See it.   Sure, it could be shorter, but it’s such a visual treat to watch.

20 thoughts on “Umrao Jaan

  1. Well yeah shabana was a kewl actress…..but she wasss……woh kia haina abb woh kafi aged hoo gaye hain and guess. she should leave the industry……well sorry if i hurt anybody!

  2. Shabana was, is and will always be a star. She’s gorgeous in any role. Her tenderness makes me close my eyes.

  3. ((((giving new meaning to the Spanish phrase “Por si faltara poco, parió la abuela trillizos” (”As if things weren’t bad enough, Grandma gave birth to triplets”). )))

    hahaha! Brilliant!

  4. I had forgotten that Ash/Rekha’s character in the movie was manglik. As a fellow manglik, how could I?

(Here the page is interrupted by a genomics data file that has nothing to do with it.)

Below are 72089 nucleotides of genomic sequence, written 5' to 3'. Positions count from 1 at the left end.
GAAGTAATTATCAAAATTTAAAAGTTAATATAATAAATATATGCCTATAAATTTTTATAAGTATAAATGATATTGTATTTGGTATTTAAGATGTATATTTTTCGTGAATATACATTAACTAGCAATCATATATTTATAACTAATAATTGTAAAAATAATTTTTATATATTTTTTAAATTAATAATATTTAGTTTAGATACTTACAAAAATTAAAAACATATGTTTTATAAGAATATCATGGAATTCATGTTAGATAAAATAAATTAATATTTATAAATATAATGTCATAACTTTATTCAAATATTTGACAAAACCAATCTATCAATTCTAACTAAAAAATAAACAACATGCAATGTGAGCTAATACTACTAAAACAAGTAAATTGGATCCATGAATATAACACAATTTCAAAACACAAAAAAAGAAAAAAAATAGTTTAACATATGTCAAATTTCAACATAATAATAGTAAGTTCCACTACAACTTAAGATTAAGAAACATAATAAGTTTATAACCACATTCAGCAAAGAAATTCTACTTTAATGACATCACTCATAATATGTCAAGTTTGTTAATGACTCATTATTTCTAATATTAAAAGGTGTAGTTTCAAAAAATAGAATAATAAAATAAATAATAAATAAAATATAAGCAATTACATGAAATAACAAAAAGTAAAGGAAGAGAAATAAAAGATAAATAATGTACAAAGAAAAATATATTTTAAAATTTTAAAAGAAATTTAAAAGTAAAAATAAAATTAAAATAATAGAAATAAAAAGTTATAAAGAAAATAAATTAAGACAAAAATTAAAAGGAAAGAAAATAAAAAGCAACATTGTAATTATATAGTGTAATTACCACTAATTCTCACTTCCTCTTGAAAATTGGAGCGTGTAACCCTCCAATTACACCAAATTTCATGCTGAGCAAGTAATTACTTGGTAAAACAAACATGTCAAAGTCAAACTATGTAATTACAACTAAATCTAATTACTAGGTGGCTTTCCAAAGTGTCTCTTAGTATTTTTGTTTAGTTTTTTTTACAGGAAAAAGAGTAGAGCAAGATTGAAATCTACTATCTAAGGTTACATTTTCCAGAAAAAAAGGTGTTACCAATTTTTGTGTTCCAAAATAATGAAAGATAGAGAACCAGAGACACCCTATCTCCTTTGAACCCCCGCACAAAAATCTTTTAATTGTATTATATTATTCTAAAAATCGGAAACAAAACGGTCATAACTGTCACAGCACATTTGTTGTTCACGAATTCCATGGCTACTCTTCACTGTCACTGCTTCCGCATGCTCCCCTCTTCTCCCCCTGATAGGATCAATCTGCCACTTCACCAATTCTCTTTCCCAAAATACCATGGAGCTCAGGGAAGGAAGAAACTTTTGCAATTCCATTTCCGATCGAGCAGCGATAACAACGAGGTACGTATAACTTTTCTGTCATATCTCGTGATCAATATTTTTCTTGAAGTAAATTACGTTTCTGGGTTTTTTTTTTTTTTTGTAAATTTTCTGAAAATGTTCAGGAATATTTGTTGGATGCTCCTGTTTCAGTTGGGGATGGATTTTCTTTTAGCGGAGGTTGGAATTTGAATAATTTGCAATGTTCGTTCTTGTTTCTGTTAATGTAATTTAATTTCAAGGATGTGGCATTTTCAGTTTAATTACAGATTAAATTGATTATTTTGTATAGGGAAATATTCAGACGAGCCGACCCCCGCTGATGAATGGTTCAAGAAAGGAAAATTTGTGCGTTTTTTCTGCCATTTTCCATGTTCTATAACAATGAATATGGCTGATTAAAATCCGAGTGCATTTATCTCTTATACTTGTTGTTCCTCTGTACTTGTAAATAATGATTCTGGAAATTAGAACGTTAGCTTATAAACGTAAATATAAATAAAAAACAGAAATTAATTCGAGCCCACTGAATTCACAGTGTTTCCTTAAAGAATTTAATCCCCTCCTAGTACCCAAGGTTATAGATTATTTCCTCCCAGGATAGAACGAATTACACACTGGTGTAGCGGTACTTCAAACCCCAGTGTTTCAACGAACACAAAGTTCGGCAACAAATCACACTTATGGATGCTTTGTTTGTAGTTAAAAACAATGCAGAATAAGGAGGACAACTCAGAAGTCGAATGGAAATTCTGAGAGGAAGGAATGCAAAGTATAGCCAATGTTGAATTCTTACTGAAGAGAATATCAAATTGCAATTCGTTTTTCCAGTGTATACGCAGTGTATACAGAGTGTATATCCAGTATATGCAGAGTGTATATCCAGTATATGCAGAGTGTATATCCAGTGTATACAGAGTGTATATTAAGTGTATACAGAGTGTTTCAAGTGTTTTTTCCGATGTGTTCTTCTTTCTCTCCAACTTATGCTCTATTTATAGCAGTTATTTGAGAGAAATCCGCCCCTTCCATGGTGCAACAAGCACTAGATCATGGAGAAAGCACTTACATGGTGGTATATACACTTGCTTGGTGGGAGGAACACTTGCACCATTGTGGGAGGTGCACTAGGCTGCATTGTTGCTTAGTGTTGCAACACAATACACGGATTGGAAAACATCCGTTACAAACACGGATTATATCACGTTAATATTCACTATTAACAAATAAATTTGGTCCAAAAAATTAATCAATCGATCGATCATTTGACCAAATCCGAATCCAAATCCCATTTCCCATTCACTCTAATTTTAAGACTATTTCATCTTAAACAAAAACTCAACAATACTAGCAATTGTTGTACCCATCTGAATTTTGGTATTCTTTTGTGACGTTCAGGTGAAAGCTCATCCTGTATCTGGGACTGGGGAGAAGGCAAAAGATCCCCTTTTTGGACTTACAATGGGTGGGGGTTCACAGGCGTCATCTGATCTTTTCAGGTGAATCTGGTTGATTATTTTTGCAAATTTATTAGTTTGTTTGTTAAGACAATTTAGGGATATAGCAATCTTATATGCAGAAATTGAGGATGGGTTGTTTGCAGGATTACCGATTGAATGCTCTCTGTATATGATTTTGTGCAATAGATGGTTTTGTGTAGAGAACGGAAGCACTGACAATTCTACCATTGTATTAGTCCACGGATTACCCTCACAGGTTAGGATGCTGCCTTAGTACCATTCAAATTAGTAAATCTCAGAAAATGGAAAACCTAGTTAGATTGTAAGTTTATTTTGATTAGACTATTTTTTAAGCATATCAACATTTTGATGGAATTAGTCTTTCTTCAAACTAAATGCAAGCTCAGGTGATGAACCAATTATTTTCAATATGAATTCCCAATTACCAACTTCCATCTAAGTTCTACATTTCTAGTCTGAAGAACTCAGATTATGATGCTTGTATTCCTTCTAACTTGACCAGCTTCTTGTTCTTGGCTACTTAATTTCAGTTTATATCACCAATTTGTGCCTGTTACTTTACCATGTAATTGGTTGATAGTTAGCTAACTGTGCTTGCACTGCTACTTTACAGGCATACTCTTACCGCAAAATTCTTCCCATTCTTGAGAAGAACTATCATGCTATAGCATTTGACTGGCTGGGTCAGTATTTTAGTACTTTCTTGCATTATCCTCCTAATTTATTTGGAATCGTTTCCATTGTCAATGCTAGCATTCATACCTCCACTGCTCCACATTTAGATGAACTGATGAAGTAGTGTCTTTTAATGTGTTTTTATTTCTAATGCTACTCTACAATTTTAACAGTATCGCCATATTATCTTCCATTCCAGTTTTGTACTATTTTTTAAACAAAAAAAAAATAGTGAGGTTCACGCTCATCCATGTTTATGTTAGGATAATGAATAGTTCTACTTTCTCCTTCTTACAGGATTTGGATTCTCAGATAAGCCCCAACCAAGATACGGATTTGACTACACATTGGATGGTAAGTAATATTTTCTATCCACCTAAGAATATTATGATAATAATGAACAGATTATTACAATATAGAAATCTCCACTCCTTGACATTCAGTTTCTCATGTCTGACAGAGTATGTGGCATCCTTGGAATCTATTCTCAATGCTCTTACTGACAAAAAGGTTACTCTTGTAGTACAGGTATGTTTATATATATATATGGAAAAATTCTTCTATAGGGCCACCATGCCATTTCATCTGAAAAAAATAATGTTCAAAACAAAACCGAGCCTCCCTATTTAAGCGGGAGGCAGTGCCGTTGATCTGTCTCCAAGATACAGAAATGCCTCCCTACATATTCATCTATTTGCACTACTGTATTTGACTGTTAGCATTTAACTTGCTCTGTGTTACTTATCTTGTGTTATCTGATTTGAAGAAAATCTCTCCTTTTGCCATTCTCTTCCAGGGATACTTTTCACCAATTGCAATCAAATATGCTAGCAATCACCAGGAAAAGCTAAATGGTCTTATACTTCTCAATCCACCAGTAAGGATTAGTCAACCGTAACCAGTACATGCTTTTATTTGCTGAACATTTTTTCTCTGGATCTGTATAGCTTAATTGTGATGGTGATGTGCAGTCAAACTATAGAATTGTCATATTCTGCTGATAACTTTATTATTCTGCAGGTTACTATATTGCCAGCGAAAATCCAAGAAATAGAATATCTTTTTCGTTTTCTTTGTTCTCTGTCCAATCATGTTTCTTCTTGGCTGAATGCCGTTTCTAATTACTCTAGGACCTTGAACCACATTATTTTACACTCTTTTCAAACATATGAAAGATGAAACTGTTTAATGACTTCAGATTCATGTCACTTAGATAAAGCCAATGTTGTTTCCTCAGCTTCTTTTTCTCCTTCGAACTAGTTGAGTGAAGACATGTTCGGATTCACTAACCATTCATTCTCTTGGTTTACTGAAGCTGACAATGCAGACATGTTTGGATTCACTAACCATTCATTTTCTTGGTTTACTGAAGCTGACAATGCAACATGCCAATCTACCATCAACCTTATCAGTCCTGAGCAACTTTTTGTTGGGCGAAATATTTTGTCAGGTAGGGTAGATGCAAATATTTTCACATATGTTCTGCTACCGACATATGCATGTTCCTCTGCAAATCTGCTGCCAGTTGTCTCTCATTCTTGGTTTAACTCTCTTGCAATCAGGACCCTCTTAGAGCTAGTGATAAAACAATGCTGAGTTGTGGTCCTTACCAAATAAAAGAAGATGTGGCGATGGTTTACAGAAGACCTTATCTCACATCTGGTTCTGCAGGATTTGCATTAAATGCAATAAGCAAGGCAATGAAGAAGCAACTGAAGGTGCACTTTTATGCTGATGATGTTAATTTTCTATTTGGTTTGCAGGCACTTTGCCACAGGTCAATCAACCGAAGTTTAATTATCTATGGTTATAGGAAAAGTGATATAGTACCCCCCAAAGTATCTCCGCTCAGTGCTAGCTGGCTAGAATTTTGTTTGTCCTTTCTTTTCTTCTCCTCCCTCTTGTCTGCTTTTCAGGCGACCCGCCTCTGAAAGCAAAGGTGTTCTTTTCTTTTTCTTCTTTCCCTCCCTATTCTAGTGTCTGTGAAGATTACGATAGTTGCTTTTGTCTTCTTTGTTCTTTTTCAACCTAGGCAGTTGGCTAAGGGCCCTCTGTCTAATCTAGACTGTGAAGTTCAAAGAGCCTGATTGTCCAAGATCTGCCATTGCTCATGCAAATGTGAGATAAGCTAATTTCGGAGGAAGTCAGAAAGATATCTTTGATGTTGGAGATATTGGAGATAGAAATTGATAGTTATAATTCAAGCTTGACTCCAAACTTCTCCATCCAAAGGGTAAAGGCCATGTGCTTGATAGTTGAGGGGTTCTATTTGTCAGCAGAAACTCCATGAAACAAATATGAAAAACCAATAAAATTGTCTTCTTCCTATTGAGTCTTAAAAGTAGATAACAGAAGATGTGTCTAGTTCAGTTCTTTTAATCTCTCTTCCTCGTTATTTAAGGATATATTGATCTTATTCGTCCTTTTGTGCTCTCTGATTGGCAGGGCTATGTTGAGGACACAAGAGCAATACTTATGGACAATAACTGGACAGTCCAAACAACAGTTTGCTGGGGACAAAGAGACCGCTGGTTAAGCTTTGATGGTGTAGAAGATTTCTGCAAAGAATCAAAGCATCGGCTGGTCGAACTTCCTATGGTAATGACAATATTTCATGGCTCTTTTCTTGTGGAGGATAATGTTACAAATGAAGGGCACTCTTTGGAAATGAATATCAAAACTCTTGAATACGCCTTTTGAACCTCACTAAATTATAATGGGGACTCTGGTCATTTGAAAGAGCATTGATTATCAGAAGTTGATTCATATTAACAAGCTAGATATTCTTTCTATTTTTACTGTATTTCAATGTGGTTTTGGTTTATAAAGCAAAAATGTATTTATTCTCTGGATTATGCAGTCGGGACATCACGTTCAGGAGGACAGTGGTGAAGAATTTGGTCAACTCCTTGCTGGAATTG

Secondly, Sunil Shetty in Umrao Jaan.. Whaa…??? I might give it a miss just on that account.

    Finally, you don’t mention whether the quality of songs in this version are anywhere close to the original’s.

    And if you’re taking requests for movies to review, I would love to read what you have to say about another favorite (and admittedly over the top) flick: Agnipath

    P.S. Please ignore the earlier post; it has a few typos

  5. Sunny, I’d have to see the movie again, but I really came away thinking this was a step back toward all his earlier movies.

    One thing that was particularly striking was the lack of chemistry between AB 2.0 and his alleged real-life girlfriend. As a friend commented to me on the way out of the cinema last week, it was like watching two people modeling in an ad.